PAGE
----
Bazaar2 Monthly Report - February 2016
February saw us busy with deadlines and much continued work on the reproducible app build process. We also worked on polishing peer-to-peer app and media swapping, as well as continuing our preliminary developer research. We also worked on preparing presentations for DroidCon Tunisia and the Internet Freedom Festival.
Mark Murphy (aka commonsguy) who we welcomed last month began work on streamlining Tor support as well as advising on developer outreach strategies. Chris Lamb (aka lamby), a Debian developer and web programmer joined us and is working on integration, both backend and Debian. Seamlik, another Debian developer, contributed to work on packaging Android SDK for Debian. Mark Koschany joined our team as well contributing to work on the reproducible app build process, packaging apktool and others. Dominik Schuermann will join our team in March to work on Android ROM integration and background updating.
Objective 1 Simple multi-pronged distribution
We met Debian’s deadline for the release freeze of Ubuntu 16.04 LTS (Xenial Xerus)! This means that the F-Droid developer tool suite and a substantial portion of Android SDK got packaged and included in Debian, which also means it will be automatically included in Ubuntu. We are really close to being able to build Android apps exclusively from packages in Debian/Ubuntu. This is really important since Ubuntu LTS releases are by far the most popular GNU/Linux platforms for app developers and as we saw with the recent malware XCodeGhost, tools for developers are now being targeted. Secure development environments need to be easy to setup so that they are used by the many app developers and getting everything packaged in Debian means that it is built only from public sources using Debian’s reproducible build process and is verified 100% free software.
Getting F-Droid and Android SDK packages included in the release is also important since Ubuntu LTS is the main GNU/Linux release pre-installed on laptops, the default for continuous integration services like Travis-CI and it is the base system for popular user-friendly distros like Linux Mint and elementary OS.
- added Tor support for the F-Droid for Android app (just go to settings and check “Use Tor”)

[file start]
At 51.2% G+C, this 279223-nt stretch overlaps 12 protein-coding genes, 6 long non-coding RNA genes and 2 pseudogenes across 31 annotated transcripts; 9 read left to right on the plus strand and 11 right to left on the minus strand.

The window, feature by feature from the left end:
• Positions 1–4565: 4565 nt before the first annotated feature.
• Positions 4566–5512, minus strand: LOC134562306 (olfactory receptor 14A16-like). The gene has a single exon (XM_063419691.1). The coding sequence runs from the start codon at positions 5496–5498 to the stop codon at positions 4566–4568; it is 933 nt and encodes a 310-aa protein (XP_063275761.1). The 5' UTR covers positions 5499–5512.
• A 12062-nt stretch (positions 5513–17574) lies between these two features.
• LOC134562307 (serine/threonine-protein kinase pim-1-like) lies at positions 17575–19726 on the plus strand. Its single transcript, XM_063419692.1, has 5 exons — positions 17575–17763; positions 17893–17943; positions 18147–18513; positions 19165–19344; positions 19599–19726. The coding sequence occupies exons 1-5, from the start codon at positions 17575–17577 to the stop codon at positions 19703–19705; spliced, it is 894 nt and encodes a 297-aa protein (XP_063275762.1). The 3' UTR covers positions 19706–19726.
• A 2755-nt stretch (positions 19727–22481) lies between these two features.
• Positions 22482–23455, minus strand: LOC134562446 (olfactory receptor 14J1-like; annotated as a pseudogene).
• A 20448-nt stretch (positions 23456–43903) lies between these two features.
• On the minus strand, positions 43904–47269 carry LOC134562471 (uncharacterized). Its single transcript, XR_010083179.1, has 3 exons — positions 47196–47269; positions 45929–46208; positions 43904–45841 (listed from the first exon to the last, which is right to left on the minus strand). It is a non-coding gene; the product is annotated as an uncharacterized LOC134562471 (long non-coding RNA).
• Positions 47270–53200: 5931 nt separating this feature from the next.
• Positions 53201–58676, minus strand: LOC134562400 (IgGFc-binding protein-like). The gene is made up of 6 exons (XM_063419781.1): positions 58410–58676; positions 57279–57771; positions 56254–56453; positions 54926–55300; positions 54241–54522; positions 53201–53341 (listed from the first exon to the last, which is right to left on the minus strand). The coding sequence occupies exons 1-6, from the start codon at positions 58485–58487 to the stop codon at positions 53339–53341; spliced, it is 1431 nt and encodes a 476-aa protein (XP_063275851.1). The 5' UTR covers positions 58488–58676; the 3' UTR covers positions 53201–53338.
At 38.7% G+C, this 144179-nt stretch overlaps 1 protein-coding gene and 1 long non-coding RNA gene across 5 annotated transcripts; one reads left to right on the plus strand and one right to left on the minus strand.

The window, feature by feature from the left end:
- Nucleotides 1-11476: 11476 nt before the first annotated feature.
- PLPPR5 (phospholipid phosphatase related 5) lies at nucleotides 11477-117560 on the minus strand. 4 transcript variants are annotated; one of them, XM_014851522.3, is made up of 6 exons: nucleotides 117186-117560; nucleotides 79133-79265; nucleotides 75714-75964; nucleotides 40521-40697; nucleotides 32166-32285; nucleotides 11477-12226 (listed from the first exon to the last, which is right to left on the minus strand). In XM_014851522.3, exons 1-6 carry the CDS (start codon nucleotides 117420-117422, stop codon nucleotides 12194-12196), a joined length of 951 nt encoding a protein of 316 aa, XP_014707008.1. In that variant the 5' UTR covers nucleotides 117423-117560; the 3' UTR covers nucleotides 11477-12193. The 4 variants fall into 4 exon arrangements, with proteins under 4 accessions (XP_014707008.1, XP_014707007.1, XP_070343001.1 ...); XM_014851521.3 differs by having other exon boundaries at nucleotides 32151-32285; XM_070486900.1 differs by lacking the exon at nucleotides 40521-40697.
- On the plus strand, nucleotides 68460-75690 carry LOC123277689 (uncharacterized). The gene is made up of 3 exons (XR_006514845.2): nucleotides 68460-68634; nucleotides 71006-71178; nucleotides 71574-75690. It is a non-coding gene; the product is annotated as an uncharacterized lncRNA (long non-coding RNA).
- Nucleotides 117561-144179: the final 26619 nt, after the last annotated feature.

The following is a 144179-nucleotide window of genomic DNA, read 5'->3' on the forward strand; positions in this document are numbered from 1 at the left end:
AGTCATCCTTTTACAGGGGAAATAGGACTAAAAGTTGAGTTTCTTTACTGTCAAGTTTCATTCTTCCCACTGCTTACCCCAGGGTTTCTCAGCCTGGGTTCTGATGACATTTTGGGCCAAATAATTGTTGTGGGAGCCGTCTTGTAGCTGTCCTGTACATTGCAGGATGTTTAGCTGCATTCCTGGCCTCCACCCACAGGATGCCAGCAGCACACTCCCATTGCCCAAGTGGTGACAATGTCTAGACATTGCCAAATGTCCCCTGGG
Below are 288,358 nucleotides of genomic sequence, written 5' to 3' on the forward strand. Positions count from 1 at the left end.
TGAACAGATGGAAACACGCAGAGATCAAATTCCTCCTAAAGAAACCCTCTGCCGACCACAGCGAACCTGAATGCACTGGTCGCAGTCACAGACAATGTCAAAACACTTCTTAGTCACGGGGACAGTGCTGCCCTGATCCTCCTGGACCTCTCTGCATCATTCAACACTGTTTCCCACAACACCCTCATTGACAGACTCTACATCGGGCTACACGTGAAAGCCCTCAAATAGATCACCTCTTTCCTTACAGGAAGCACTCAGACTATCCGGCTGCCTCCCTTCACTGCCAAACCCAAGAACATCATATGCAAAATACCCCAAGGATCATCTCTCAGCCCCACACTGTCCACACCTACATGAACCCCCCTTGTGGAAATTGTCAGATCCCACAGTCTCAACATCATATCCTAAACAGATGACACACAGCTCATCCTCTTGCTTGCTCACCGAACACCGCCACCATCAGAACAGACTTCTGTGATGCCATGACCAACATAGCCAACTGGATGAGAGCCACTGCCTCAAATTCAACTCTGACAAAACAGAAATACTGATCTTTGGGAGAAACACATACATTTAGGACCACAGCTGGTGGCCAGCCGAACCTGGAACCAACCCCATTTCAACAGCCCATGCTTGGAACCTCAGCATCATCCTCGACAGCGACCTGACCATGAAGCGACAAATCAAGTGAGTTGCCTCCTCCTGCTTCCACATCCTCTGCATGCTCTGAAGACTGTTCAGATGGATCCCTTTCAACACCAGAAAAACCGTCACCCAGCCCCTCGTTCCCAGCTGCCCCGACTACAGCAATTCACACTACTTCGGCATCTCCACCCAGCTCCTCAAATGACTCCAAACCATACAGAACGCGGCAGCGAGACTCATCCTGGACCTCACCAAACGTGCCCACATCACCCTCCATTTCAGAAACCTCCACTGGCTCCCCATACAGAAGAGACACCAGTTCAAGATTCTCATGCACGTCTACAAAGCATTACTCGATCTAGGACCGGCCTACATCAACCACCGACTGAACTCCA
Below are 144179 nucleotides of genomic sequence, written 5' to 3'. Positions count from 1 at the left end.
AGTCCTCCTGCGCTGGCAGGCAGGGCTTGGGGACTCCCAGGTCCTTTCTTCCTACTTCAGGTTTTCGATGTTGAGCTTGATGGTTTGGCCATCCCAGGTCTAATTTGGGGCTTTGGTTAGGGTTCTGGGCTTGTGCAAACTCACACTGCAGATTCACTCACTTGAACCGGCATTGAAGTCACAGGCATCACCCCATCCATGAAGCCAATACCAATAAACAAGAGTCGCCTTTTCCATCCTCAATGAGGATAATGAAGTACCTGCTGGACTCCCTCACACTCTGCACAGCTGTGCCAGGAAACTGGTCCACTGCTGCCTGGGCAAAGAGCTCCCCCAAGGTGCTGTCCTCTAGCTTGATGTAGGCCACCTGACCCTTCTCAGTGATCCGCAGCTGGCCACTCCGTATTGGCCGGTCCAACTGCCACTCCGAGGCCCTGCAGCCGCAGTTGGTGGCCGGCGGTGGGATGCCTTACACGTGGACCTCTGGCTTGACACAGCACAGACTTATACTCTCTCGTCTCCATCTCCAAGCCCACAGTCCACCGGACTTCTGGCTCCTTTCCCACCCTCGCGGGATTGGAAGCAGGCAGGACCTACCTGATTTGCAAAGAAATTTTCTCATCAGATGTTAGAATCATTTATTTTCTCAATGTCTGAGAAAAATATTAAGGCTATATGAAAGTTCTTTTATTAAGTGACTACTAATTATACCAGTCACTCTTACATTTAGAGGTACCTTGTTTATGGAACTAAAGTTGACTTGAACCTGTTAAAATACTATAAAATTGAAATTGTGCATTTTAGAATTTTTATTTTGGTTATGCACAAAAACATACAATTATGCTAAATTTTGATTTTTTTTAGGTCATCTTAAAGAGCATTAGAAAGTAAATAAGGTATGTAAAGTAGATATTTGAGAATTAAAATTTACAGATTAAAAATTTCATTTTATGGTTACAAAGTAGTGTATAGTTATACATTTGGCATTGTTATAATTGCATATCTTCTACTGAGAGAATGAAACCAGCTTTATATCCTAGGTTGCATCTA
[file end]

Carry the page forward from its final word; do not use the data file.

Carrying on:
- we fixed a number of key bugs in the new swap UX making wifi sharing usable again.
- we completed the port of F-Droid developer tools to OSX
- we got the entire test suite to complete successfully on OSX
- we got the ‘fdroidserver’ included in both MacPorts and Homebrew for super simple installation.
We have also been working on packaging apktool (used for reverse engineering Android apk files) as well as the android/platform/tools/base for Debian which includes the Android plugin for Gradle and a collection of base tools and libraries for building apps.
In order to do this work other plugins and patches had to be packaged some of which were broken and needed to be repaired before they could be used. Another hurdle was discovering that part of apktools is not free software and therefore violates Debian’s Free Software Guidelines. Mark Koschany will work on resolving this issue along with Debian.
More details on the reproducible build work:
- Packaged gradle-jflex-plugin, intellij-annotations and lombok-patcher (to package apktool and android-platforms-tools-base)
- Repaired ivyplusplus and lombok packages (needed to package lombok-ast which is needed for the Lint tool.)
- Updated the proguard, trove3 and jflex Debian packages (for packaging apktool and android-platform-tools-base)
- Packaged androguard
- Work on mwclient issue blocking Python 2 to Python 3 migration
- Continued research and confirmation of Android Observatory and Virustotal Integration options
- Work on Android Observatory support to fdroidserver
- Continued monitoring of Debian NEW for other Android related packages
Objective 3 Modern App Store with Built-in Circumvention
We have also been busy improving F-Droid’s peer-to-peer app and media swapping capabilities. We updated the code in F-Droid that figures out its network IP address. (This will currently be used for swap and then later in other places. ) We also added new unit tests to make sure that the IP address is being discovered correctly and other fixes to make sure that the user interface for the swap process behaves as it should. Other miscellaneous fixes have been merged into the master and included in an alpha release and we have been reviewing code for some of the Bazaar2 merge requests.